Viewpoint : January 2016

Highway Safety Code, Green Fund, 4-Season Biking
Our hopes for 2016…


Looking back on what made cycling news last year, we note that many of the same issues will be on the agenda in 2016. Let’s hope for a positive outcome in the following areas:
 
Modernization du Highway Safety Code
In the spring, the Ministry of Transportation will table a bill to modernize the Highway Safety Code. With any luck, cyclists have been heard and the new Code will take into account the evolution of cycling and give more importance to bicycles in our cities and on our roads. We hope for, among other things, the adoption of the principle of caution, a clear definition of the passing distance that motorists must maintain when overtaking cyclists, a redefinition of the concept of an accident to include the phenomenon of dooring, as well as the removal of demerit points from the driving record of delinquent cyclists.
 
The introduction of a new Highway Safety Code is also an opportunity to continue the discussion on the place of the bicycle in our society. Let’s hope for more harmonious relations between cyclists, pedestrians and motorists – which won’t become reality unless we all work together in this direction.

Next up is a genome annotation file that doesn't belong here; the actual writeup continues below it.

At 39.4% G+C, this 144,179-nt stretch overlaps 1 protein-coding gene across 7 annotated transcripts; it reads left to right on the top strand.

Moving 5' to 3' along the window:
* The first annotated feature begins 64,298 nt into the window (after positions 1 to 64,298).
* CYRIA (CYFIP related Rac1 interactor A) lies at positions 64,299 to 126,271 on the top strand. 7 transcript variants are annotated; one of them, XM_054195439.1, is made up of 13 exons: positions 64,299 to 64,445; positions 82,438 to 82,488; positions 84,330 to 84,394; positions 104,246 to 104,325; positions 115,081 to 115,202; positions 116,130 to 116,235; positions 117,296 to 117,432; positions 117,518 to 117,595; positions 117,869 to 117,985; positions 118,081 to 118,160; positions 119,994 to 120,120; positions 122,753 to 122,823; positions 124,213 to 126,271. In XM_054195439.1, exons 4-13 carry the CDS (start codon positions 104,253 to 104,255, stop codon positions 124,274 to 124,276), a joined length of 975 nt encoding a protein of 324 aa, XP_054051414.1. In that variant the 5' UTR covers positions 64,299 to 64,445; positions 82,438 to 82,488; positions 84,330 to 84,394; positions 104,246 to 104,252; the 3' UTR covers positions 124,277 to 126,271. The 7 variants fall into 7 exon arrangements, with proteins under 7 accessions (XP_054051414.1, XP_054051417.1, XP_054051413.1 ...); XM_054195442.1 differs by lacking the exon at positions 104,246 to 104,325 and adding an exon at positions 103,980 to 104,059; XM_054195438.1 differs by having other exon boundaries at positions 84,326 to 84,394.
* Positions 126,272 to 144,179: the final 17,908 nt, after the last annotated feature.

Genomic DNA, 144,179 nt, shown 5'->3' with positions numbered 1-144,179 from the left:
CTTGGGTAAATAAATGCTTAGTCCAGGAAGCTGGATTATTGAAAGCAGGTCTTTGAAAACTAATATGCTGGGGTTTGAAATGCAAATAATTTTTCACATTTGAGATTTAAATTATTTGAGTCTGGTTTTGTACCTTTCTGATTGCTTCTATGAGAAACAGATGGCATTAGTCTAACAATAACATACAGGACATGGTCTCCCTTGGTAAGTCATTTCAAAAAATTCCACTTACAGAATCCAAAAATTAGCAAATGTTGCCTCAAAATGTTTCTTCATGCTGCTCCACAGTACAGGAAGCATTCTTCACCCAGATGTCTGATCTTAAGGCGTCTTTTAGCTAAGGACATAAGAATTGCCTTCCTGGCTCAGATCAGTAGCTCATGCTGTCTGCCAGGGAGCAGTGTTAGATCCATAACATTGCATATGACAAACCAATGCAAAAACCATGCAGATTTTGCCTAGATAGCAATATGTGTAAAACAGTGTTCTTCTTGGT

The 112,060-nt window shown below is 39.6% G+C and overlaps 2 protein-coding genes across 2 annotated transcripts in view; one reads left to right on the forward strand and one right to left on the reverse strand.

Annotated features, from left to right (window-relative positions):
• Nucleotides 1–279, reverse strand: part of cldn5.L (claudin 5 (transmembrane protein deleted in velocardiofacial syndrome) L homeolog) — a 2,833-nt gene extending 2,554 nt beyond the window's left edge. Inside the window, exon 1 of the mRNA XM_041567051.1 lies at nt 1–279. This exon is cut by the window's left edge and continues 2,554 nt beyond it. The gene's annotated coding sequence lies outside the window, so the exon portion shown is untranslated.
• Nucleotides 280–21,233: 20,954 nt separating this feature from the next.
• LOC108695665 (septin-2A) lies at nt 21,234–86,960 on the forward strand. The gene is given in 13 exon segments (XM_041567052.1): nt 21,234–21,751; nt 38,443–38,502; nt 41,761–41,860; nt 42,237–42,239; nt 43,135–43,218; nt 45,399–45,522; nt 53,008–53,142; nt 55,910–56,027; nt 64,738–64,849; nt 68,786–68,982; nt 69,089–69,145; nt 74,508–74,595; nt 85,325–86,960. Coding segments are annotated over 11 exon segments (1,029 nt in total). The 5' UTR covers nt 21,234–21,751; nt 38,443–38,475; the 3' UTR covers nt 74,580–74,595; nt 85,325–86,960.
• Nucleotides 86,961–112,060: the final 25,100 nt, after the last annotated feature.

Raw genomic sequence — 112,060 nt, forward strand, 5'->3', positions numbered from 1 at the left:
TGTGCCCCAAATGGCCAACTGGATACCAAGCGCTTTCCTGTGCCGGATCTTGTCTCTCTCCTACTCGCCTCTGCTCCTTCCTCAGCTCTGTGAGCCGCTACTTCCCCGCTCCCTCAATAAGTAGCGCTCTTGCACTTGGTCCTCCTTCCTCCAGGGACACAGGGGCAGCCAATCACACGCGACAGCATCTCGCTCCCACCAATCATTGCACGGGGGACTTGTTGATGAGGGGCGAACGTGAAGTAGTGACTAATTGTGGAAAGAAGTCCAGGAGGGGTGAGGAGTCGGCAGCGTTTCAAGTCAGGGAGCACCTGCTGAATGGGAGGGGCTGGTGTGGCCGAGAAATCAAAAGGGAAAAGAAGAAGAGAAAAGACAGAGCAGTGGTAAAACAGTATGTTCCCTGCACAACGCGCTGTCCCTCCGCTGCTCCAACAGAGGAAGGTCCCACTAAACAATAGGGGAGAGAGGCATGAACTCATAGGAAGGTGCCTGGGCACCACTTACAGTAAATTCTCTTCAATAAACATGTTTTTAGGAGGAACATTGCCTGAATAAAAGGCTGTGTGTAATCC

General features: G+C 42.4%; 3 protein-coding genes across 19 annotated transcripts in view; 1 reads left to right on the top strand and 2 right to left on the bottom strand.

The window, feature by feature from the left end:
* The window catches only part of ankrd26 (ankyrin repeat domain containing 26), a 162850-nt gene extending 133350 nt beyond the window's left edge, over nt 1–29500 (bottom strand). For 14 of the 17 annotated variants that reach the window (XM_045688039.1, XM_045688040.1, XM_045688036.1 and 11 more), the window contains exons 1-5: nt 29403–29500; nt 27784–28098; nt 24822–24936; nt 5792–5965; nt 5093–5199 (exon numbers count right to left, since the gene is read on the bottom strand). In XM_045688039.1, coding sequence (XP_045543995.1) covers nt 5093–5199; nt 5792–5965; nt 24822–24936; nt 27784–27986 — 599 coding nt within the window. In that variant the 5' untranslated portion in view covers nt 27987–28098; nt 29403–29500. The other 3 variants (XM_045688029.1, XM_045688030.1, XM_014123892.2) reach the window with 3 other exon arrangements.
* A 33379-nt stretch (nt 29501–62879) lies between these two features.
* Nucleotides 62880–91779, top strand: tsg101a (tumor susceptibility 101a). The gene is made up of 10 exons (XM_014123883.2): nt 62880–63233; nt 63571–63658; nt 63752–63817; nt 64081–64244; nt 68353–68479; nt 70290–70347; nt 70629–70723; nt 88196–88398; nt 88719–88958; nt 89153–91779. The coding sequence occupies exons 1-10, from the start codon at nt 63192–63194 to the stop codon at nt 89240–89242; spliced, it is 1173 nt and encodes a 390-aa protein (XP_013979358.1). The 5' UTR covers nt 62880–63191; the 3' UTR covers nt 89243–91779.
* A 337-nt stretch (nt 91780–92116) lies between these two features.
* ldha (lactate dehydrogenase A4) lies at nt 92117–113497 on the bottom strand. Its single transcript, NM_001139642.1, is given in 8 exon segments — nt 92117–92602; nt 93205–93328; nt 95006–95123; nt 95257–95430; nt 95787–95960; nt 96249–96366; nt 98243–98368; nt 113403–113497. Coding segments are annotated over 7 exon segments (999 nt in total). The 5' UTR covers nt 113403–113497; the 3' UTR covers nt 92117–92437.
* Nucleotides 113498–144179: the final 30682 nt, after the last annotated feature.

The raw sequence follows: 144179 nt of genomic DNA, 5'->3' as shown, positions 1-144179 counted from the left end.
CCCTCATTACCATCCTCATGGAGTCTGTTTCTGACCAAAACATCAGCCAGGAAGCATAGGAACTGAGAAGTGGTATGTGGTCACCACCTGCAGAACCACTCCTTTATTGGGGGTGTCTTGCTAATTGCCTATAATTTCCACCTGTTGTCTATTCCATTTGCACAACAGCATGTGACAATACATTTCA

Use of the Green Fund for the development of bicycle-friendly environments
The purpose of the Green Fund is to finance measures aimed at reducing greenhouse gases, mainly in the transportation sector. Every year, millions of dollars stemming from the carbon market and the levy on fossil fuels and other combustibles accumulate in the Green Fund. We have already suggested that government use the Green Fund to quickly create bicycle-friendly environments throughout Québec. Let’s help the cities, which bear the responsibility for implementing reliable bike paths, meet Québecers’ needs. Let’s tap into the Green Fund to maintain and promote the development of the Route verte, a Québec treasure that has been 21 years in the making.
 
Greater recognition of 4-season biking
Every winter, the number of cyclists who choose to continue pedalling continues to grow. However, cities have much work to do in terms of providing an accessible 4-season cycling network. Let’s hope that our milder winters will convince them to adapt seasonal bike paths into cycling facilities that can be used year-round.
 
May you bike your way to a healthy 2016!
 

Suzanne Lareau
President and CEO
 
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